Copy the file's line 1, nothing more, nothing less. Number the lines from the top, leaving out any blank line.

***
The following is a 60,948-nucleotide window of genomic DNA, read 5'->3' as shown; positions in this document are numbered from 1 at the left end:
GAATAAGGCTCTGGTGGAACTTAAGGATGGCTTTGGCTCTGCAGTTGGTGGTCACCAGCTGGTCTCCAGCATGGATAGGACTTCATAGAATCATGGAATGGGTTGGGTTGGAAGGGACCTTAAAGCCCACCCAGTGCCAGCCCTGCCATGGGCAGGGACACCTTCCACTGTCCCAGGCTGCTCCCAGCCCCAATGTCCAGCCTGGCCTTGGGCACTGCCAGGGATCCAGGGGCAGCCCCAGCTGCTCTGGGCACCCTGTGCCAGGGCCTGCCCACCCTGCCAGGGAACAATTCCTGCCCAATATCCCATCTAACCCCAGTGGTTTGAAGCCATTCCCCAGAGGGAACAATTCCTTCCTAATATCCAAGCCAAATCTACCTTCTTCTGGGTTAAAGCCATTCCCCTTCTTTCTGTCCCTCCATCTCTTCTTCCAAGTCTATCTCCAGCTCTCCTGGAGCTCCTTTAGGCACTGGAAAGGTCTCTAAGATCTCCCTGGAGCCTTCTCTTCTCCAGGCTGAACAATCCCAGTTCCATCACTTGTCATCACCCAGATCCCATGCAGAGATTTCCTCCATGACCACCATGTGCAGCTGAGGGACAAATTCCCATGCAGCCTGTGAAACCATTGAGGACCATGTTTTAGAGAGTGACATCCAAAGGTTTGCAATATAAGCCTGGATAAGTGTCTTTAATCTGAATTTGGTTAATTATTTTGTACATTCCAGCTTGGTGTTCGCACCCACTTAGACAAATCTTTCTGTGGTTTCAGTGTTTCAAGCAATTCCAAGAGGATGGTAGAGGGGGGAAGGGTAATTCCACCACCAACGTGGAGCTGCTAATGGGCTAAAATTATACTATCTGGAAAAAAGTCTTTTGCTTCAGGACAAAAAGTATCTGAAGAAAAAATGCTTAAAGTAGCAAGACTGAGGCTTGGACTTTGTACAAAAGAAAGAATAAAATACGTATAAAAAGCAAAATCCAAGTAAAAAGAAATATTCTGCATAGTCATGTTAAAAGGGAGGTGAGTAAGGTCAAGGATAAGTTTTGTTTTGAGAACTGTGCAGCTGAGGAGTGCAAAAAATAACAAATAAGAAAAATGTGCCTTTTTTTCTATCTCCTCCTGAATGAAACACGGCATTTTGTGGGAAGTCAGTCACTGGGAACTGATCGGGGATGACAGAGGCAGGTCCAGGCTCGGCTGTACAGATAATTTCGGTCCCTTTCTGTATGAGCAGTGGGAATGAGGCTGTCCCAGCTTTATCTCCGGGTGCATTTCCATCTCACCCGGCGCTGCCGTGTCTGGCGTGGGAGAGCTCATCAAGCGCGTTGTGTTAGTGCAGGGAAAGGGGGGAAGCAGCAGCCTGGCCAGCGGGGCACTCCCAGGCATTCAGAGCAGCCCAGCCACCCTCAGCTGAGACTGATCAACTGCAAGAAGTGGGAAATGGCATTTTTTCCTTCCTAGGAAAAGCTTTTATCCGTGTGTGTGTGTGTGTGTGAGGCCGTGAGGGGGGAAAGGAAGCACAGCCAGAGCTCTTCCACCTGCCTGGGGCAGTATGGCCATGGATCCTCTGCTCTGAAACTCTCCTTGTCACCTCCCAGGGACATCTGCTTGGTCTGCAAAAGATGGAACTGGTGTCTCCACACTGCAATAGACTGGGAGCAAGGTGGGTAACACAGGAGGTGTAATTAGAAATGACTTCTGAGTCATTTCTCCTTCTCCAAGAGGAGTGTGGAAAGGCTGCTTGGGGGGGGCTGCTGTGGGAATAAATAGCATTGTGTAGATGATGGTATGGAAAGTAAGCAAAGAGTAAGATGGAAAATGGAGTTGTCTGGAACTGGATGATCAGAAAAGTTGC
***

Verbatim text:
The following is a 60,948-nucleotide window of genomic DNA, read 5'->3' as shown; positions in this document are numbered from 1 at the left end: